Wednesday, 20 June 2007

Anita Rau Badami, Terrorism and Gardens

My friend, Anita Rau Badami, has asked me over for tea and roses this week. A writer of great talent, she published a timely and strong novel a year ago, Can You Hear the Night Bird Call? Last spring as the Canadian government held hearings into the bombing of Air India Flight 182—the biggest civilian loss to terrorism before the World Trade Center attacks--I often thought of Anita’s story. Three women—two Sikhs and one Hindu living in both India and Canada--are at the center of this book. It covers their lives from the time of the partition of India and Pakistan in 1947 through the 1980s. It is both a good read and an excellent way to understand better the complex psychology of terrorism and revenge.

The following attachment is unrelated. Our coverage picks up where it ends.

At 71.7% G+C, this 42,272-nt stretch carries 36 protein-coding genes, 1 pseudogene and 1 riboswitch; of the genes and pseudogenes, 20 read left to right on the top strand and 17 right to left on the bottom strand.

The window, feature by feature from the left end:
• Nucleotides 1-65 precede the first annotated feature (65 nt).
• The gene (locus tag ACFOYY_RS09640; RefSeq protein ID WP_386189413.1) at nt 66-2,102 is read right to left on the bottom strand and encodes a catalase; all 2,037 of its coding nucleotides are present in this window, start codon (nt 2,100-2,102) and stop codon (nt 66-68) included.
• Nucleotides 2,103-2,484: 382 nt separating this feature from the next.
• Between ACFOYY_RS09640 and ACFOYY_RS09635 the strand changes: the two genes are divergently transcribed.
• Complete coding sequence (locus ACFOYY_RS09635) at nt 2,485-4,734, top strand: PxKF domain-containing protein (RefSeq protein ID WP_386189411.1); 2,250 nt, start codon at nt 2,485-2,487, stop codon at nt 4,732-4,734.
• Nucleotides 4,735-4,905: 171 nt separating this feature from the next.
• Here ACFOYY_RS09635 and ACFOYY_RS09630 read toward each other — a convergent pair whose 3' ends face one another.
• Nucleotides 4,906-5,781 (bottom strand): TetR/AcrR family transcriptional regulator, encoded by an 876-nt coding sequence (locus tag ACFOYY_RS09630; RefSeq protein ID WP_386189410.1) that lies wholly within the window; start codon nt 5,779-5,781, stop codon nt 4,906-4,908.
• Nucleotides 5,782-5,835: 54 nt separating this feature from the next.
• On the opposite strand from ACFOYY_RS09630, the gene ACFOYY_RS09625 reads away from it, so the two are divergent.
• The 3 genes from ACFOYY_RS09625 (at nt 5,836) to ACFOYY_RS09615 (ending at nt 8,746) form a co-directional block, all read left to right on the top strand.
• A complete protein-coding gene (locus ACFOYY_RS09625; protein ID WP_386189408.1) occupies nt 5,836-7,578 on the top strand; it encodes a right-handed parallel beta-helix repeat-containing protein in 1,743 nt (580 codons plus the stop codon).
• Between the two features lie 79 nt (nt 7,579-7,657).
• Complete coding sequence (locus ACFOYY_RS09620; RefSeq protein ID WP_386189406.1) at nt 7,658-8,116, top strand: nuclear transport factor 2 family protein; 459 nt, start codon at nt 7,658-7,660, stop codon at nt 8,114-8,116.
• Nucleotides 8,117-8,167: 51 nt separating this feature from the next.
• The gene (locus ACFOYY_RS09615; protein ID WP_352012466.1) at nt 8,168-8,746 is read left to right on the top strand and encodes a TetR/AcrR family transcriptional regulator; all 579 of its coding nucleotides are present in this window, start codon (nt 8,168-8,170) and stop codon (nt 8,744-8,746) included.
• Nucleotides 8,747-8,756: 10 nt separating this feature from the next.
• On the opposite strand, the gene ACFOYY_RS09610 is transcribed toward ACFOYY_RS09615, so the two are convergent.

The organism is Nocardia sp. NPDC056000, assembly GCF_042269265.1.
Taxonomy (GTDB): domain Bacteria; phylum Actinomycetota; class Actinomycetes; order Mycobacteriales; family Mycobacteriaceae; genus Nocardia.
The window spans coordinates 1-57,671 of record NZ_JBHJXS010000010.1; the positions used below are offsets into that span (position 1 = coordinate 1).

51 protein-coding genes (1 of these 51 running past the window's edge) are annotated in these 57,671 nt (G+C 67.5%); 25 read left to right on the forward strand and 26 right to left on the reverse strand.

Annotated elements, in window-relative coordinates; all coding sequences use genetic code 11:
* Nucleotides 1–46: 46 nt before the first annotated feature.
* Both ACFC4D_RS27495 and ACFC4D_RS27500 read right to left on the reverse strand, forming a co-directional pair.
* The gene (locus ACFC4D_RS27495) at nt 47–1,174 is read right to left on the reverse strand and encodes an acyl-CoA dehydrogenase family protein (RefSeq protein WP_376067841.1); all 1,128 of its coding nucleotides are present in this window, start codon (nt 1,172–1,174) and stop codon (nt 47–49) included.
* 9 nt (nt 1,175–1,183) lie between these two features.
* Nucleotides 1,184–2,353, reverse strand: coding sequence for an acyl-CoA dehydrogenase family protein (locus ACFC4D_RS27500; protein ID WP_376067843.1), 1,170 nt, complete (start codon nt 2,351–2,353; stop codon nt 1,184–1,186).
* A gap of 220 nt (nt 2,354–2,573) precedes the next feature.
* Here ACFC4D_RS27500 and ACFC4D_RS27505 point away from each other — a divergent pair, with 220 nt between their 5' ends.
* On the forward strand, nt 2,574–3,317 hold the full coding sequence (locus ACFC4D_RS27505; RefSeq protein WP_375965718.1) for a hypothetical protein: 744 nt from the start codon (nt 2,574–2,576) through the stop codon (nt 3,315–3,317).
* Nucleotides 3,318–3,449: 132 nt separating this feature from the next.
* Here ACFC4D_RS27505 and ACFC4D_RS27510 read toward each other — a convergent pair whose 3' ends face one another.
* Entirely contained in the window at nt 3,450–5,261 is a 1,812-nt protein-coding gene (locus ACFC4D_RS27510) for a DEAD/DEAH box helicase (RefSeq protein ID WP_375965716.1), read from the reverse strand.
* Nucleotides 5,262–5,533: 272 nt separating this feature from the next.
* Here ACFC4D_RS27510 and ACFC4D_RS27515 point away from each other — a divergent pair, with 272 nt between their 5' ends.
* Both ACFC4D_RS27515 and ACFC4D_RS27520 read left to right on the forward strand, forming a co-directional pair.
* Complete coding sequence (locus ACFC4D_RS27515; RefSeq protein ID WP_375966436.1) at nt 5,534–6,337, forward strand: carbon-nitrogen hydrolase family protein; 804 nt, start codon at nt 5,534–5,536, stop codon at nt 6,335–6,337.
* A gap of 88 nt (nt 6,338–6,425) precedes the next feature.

Anita and I are both members of the Writers’ Union of Canada, but we didn’t really meet until a year ago when Quill and Quire asked me to do a profile of her, in preparation for the release of Night Bird. Doing it was a pleasure, as it was to discover that she is an avid gardener, making the most of Montreal’s short but intense summers to grow glorious flowers. This week is a particularly appropriate time to visit her, since Air India 182 blew up 22 years ago this Saturday. Growing beauty sometimes becomes a necessary antidote to the uglier aspects of this world.

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